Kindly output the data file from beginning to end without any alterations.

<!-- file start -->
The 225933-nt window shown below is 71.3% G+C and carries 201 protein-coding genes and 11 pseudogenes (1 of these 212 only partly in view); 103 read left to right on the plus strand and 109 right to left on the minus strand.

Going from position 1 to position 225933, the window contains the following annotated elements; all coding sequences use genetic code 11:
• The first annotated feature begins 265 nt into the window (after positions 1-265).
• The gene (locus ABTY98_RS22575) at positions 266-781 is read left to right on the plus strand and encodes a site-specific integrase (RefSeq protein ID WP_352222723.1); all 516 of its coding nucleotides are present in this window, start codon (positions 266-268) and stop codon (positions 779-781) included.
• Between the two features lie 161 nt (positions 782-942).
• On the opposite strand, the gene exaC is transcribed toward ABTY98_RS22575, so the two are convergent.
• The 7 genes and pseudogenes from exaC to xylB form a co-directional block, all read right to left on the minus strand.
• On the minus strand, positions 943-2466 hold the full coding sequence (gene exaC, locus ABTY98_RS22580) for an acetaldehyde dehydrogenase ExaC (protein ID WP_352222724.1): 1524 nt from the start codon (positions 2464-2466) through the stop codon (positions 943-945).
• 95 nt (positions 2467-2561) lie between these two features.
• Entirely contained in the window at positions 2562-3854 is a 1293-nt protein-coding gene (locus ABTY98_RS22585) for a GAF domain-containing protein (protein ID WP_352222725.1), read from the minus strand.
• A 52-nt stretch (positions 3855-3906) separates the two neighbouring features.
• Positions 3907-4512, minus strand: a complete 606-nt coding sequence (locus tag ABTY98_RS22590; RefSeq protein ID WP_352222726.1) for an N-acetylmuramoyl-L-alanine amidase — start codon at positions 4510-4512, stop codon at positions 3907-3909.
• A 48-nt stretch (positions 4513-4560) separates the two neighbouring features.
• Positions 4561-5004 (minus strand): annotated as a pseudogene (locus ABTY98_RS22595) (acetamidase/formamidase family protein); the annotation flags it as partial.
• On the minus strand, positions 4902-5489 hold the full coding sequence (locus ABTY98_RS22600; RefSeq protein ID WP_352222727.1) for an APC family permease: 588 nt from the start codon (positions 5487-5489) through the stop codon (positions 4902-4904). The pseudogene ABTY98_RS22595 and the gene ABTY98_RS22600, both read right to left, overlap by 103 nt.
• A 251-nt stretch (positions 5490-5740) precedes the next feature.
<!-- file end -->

The 225933-nt window shown below is 71.3% G+C and carries 201 protein-coding genes and 11 pseudogenes (1 of these 212 only partly in view); 103 read left to right on the plus strand and 109 right to left on the minus strand.

Going from position 1 to position 225933, the window contains the following annotated elements; all coding sequences use genetic code 11:
• The first annotated feature begins 265 nt into the window (after positions 1-265).
• The gene (locus ABTY98_RS22575) at positions 266-781 is read left to right on the plus strand and encodes a site-specific integrase (RefSeq protein ID WP_352222723.1); all 516 of its coding nucleotides are present in this window, start codon (positions 266-268) and stop codon (positions 779-781) included.
• Between the two features lie 161 nt (positions 782-942).
• On the opposite strand, the gene exaC is transcribed toward ABTY98_RS22575, so the two are convergent.
• The 7 genes and pseudogenes from exaC to xylB form a co-directional block, all read right to left on the minus strand.
• On the minus strand, positions 943-2466 hold the full coding sequence (gene exaC, locus ABTY98_RS22580) for an acetaldehyde dehydrogenase ExaC (protein ID WP_352222724.1): 1524 nt from the start codon (positions 2464-2466) through the stop codon (positions 943-945).
• 95 nt (positions 2467-2561) lie between these two features.
• Entirely contained in the window at positions 2562-3854 is a 1293-nt protein-coding gene (locus ABTY98_RS22585) for a GAF domain-containing protein (protein ID WP_352222725.1), read from the minus strand.
• A 52-nt stretch (positions 3855-3906) separates the two neighbouring features.
• Positions 3907-4512, minus strand: a complete 606-nt coding sequence (locus tag ABTY98_RS22590; RefSeq protein ID WP_352222726.1) for an N-acetylmuramoyl-L-alanine amidase — start codon at positions 4510-4512, stop codon at positions 3907-3909.
• A 48-nt stretch (positions 4513-4560) separates the two neighbouring features.
• Positions 4561-5004 (minus strand): annotated as a pseudogene (locus ABTY98_RS22595) (acetamidase/formamidase family protein); the annotation flags it as partial.
• On the minus strand, positions 4902-5489 hold the full coding sequence (locus ABTY98_RS22600; RefSeq protein ID WP_352222727.1) for an APC family permease: 588 nt from the start codon (positions 5487-5489) through the stop codon (positions 4902-4904). The pseudogene ABTY98_RS22595 and the gene ABTY98_RS22600, both read right to left, overlap by 103 nt.
• A 251-nt stretch (positions 5490-5740) precedes the next feature.